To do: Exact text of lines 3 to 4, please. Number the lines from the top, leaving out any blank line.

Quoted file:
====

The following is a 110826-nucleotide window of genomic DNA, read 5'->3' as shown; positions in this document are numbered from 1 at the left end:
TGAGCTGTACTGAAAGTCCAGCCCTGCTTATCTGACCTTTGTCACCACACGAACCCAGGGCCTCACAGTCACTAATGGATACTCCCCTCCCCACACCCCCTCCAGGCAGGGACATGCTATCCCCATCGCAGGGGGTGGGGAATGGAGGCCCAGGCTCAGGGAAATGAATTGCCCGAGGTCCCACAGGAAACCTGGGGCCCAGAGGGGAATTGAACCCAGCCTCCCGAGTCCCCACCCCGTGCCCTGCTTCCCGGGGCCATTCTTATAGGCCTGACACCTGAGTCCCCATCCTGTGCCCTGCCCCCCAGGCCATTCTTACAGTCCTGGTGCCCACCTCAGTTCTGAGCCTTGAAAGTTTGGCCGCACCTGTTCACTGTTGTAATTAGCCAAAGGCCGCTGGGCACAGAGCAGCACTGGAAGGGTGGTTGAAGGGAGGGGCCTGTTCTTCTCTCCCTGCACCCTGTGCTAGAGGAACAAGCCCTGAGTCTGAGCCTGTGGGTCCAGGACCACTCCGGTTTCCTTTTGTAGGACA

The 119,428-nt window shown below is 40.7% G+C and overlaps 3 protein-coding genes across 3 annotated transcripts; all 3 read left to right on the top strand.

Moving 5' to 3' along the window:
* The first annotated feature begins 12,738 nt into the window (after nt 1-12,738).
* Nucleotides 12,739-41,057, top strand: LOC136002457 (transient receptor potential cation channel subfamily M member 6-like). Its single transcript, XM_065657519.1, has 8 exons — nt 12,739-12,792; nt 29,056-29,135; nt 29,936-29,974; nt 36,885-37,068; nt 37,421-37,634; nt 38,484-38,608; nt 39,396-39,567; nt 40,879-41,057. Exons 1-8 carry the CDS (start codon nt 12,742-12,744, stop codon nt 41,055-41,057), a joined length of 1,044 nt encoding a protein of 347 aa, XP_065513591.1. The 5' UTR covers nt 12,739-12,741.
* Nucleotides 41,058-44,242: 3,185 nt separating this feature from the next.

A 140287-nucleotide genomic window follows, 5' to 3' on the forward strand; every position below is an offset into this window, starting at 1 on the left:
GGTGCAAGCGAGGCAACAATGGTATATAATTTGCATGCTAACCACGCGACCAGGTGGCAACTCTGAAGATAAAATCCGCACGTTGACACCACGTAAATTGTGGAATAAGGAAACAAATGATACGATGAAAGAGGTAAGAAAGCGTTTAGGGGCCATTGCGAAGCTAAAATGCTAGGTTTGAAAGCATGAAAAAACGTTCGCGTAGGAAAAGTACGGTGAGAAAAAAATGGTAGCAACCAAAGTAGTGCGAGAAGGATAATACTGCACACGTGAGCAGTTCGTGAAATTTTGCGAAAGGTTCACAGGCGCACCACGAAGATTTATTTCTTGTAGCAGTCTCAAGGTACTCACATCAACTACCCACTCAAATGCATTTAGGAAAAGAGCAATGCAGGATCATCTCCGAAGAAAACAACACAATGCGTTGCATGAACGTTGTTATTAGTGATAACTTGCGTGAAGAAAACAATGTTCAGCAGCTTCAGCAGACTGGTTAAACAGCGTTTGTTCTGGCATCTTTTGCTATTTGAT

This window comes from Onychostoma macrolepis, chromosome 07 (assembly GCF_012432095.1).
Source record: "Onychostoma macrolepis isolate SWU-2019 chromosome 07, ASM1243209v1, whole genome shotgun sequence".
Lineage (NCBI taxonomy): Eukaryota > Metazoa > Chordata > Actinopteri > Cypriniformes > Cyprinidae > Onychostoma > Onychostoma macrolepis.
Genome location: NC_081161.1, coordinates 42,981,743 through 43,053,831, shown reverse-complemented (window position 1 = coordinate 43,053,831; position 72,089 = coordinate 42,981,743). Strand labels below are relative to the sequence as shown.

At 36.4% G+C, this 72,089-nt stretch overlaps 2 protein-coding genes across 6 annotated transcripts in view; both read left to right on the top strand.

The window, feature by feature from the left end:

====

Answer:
The 119,428-nt window shown below is 40.7% G+C and overlaps 3 protein-coding genes across 3 annotated transcripts; all 3 read left to right on the top strand.

Moving 5' to 3' along the window: